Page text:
a reply to: WanDash
I was born while my father was deployed in Vietnam. That was in '66. He returned home on leave in '70 and I got a sister. Then he finally came home,
for good ( Retired after having served in both Korea and Vietnam ) in '73 (or '72 - hard to recall ).
My father died from cirrhosis of the liver in '96. My mother, to this day, tells me that I never actually knew my father... that the man who returned
from Vietnam was not the man she married. This is not in a "aliens abducted and cloned" him sort of way that some ATS'ers might read into it. She
meant that 'Nam changed him profoundly - to the point where he was not even close to the person he was before spending 8 years there.
I grew up with Jeckyl and Hyde for a father. He was always drinking ( I swear on my kids lives I have NEVER seen a person who could drink hard alcohol
all day long, every single day, and function as he did - he had a career as an Air Traffic Control Supervisor at Boston, then Oakland centers and he
was never sober for a moment of it ). When he was "OK" he was Superman, the most amazing Dad a person could want. Sadly he wasn't OK very often -
and when he was it often shifted to "Not OK" on a dime. Because of him I've stood on the bridge of the Nimitz and the USS Constitution. I've seen
Salem, Massachussettes. I've been to Yellowstone. I've been to both Disney theme parks. I've seen amazing things. That was the OK part of my
An example of the not OK one? Well, I'm not a tiny guy ( thin but pretty big ) and there is nothing about me that is feminine at all. The day my son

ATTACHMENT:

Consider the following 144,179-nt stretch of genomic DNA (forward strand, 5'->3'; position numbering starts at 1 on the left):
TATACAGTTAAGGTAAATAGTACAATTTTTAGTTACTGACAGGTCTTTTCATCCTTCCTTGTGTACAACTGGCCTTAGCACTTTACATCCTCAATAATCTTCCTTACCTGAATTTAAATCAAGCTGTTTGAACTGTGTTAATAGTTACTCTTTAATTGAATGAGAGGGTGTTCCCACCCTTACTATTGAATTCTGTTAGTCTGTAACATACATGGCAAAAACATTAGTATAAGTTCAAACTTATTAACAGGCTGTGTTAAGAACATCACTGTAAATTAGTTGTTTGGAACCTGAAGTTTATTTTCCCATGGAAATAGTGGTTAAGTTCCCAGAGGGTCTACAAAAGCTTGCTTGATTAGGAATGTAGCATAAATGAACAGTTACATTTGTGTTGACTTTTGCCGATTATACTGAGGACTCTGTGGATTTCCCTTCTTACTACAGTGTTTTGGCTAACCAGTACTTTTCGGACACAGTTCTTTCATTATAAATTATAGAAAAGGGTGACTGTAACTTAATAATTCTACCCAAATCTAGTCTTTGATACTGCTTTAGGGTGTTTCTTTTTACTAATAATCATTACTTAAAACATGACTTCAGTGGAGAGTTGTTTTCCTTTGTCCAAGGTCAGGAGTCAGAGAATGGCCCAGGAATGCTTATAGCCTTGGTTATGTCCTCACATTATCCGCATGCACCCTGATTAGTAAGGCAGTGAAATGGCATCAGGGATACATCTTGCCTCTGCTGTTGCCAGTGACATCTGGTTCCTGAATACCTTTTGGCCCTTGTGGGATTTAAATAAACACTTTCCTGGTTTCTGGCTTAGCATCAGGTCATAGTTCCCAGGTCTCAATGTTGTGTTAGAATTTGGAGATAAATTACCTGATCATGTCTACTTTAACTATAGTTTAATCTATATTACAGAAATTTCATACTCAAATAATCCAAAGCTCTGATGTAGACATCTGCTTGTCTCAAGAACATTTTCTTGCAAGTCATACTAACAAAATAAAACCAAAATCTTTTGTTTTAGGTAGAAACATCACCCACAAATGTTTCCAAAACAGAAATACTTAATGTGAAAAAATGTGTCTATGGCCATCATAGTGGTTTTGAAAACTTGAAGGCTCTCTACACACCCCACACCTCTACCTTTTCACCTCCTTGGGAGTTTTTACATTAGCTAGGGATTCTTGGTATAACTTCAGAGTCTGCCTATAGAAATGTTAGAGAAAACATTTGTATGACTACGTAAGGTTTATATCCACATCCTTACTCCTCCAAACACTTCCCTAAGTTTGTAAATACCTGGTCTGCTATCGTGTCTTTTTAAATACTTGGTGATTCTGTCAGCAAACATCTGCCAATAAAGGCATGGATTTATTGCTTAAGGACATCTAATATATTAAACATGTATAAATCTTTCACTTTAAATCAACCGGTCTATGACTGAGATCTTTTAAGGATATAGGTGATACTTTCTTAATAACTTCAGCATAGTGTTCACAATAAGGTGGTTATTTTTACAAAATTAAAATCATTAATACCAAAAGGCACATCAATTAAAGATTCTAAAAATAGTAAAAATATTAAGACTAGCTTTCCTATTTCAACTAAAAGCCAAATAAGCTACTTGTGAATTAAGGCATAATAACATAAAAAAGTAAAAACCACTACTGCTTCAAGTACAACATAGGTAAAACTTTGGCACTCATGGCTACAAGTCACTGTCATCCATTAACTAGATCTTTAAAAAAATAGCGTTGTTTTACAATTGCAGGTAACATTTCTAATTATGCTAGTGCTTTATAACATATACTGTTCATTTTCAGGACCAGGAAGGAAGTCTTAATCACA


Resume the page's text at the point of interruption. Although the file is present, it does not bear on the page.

was born, I phoned my dad to tell him that he was a grandfather - a first for him. His reply "I thought you were queer. Anyway, I have company and
have to go.... *click*"
All in all he was one of the lucky ones. He found his coping mechanism ( Seagrams Seven ) and happened to scratch by until it killed him.
During my year away, living in a group environment, I roomed with a man named Benny (RIP) who was the other side of the coin and very much like the
people in this video. He served, returned home and found nothing but hatred and vitriol. He was a Vietnam vet as well. It tore him to pieces and he
never recovered. He turned to drugs.
Some months back Benny was found dead, in a ditch, under a train tressle, a few hundred yards from an intersection. Even though the street people ( I
know this because I went around and questioned all of them ) said that Benny had been murdered over a drug deal gone south - the police and coroner
simply chose to say that he'd been drunk, tried to climb over a stationary train, got jostled when it shifted and began moving, and ended up
suffering a fatal head wound.
Point is - he was a veteran and nobody even cared. To them he was just a homeless bum. To me he was a friend and one Hell of a good human being.